Furthermore, long-term use of metFORMIN is linked to vitamin B12 deficiency, therefore these individuals should consider B12 supplementation. Although rare, one of the most well-known side effects of metFORMIN is lactic acidosis.
Typically, lactate is taken up by the liver and utilized in the process of hepatic gluconeogenesis. However, since metFORMIN inhibits gluconeogenesis, the lactate builds up in the blood. In healthy individuals this excess lactate usually does not become problematic because the kidneys are able to excrete it in the urine.
In addition, since it can cause lactic acidosis, metformin is also contraindicated in individuals with liver impairment, alcoholism, and conditions that are associated with tissue anoxia and increased lactic acid production, such as heart failure, respiratory failure, or shock.
Metformin treatment must be stopped before the administration of intravenous iodinated contrast medium, which is just like metformin, excreted by the kidneys. Therefore, iodinated contrast can reduce metformin’s elimination and cause lactic acidosis!
But, in contrast to metFORMIN, these medications have a slow onset of action, meaning they might require several weeks to develop their therapeutic effect. They work as agonists at a receptor known as the peroxisome proliferator activated receptor gamma, or PPAR gamma.
Normally, this receptor is activated when ligands such as free fatty acids bind to it, after which, it binds to DNA and another receptor known as a retinoid X receptor.
The medications rosiglitazone and pioglitazone are synthetic ligands that can bind to PPAR gamma receptors in the same way as the natural ligands, which leads to increased insulin sensitivity. In fact, these medications have been shown to increase insulin sensitivity or glucose uptake in peripheral tissues by 30-50%.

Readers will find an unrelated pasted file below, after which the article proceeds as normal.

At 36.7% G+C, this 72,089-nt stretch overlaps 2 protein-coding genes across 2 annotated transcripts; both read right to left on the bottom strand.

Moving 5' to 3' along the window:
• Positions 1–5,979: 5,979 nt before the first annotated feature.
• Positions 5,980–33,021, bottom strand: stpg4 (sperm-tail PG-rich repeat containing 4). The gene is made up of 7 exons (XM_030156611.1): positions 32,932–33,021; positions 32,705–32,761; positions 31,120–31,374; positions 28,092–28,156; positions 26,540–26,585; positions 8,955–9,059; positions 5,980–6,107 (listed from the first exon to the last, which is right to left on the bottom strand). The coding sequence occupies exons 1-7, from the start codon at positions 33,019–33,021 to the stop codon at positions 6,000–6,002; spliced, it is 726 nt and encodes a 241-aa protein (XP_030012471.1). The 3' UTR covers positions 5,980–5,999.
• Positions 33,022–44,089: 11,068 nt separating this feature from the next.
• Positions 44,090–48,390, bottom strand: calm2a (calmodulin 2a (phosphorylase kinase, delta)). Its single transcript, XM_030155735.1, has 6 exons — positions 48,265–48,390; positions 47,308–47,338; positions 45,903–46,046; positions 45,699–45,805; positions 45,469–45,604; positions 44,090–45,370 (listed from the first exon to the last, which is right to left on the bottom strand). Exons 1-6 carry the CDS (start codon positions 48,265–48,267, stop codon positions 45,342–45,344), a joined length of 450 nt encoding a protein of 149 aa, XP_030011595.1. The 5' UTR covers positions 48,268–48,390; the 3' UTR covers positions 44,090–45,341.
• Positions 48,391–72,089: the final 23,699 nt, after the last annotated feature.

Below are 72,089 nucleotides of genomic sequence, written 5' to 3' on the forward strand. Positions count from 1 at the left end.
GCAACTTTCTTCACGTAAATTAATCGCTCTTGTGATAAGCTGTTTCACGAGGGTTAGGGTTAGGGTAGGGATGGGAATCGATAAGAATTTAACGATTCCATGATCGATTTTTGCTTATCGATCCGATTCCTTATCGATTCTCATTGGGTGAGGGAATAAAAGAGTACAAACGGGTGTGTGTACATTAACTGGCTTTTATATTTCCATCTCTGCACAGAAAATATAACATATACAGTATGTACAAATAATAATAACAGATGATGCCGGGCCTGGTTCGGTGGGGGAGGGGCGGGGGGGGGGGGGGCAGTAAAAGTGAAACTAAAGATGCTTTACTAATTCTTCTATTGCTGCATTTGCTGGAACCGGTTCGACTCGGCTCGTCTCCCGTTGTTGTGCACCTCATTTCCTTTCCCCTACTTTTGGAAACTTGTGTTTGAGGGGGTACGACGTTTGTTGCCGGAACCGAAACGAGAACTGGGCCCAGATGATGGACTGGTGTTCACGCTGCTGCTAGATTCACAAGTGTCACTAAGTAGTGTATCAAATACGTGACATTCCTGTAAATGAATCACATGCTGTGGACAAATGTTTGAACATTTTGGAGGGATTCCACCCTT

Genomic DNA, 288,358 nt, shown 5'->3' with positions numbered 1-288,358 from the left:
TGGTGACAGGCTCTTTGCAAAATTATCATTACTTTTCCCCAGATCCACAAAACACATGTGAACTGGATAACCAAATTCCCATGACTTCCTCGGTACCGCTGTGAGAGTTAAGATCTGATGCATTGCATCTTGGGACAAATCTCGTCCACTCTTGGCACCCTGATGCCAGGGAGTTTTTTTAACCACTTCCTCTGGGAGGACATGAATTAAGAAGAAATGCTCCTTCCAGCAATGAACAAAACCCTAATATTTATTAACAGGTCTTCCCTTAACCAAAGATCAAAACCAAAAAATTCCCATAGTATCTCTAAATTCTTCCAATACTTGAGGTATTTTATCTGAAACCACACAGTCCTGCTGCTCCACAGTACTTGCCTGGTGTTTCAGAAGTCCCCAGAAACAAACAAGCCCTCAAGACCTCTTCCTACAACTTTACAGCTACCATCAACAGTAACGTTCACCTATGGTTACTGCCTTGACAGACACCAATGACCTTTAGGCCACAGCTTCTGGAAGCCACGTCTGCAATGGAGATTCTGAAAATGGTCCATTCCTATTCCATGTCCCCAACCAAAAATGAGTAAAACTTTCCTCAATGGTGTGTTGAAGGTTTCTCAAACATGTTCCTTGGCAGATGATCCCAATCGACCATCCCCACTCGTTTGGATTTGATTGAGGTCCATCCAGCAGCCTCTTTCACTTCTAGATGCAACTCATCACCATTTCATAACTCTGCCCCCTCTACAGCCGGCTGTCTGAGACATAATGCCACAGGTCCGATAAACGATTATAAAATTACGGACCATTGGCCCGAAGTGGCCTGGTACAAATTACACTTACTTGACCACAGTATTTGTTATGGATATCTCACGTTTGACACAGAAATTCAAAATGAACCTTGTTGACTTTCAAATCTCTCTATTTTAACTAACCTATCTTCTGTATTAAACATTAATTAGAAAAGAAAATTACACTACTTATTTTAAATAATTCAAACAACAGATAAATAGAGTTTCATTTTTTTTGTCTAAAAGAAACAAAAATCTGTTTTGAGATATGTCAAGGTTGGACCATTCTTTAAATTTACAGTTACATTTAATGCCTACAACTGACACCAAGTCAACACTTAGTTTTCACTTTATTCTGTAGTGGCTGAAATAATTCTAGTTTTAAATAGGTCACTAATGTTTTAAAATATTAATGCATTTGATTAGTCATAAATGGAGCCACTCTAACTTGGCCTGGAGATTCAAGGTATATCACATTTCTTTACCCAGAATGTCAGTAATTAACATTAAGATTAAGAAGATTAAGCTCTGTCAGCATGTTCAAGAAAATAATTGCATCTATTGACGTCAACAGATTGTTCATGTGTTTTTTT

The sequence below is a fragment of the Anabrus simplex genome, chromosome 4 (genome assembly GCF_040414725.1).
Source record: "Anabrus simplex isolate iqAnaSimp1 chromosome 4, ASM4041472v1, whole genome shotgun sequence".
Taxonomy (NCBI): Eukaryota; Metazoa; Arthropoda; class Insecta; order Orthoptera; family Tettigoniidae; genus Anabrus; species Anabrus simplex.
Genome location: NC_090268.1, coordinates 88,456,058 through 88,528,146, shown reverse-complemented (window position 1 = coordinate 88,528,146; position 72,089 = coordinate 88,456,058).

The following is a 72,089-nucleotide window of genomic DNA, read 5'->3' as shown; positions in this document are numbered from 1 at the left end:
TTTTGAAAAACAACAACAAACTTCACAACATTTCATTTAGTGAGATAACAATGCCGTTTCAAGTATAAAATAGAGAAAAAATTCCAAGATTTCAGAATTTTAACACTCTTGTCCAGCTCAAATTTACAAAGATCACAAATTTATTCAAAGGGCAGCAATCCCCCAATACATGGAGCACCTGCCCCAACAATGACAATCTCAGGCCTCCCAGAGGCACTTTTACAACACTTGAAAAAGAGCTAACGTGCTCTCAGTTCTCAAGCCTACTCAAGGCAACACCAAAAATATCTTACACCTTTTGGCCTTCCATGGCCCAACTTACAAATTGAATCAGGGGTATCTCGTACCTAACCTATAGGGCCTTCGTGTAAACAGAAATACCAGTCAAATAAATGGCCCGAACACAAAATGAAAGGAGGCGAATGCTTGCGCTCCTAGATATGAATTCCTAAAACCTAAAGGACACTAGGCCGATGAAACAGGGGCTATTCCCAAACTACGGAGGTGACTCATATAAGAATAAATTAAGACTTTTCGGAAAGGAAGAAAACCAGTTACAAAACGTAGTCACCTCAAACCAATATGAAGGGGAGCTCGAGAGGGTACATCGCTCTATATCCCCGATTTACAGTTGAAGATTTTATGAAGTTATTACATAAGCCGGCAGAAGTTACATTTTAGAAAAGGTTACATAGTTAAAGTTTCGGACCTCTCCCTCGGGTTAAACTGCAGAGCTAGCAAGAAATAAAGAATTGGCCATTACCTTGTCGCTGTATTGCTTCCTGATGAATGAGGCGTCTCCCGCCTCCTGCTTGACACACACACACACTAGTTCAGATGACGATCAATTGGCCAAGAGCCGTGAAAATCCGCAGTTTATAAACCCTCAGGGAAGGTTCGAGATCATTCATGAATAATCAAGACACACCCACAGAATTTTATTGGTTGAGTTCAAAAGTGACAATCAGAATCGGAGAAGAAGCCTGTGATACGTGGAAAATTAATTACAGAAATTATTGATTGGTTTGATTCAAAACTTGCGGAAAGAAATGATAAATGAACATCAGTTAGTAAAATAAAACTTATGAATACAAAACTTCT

In addition, thiazolidinediones increase adiponectin levels, which is a hormone that inhibits hepatic gluconeogenesis; and stimulates glucose uptake by skeletal muscles, consequently decreasing blood glucose levels. As a result, just like metFORMIN, these medications lower fasting and postprandial glucose levels.
Furthermore, the thiazolidinediones also increase the synthesis of proteins involved in lipid metabolism. The end result is a decrease in triglycerides, and increase in both high density lipoprotein or HDL and low density lipoprotein or LDL.
In terms of side effects, when used as monotherapy, these medications are rarely associated with hypoglycemia. But, it’s important to note that they can cause fluid retention and edema, which can further increase the risk of heart failure; therefore, they are contraindicated in individuals with NYHA class III or IV heart failure.
Next, thiazolidinediones are associated with weight gain and increased risk of osteopenia and fractures. There is also some concern that these medications can increase the risk of hepatitis and liver failure, and therefore liver enzymes must be monitored closely, particularly during the first few months of initiating therapy.
Now the next two classes of medications, the alpha glucosidase inhibitors and amylin analogues act directly upon the GI tract by delaying the breakdown of food and its excretion from the body.
Lets look at the alpha-glucosidase inhibitors, which includes the medications acarbose and miglitol. Alpha glucosidase is an enzyme that is found in the brush border of the intestines and it breaks down oligosaccharides and disaccharides into simpler monosaccharide units, like glucose, which is eventually absorbed through the lining of the intestine and into the blood.
Alpha glucosidase inhibitors prevent this process and reduce intestinal glucose absorption; thus they should be taken just before meals. This ultimately lowers postprandia glucose levels; but in contrast to the previous two groups, these medications lack an effect on fasting glucose!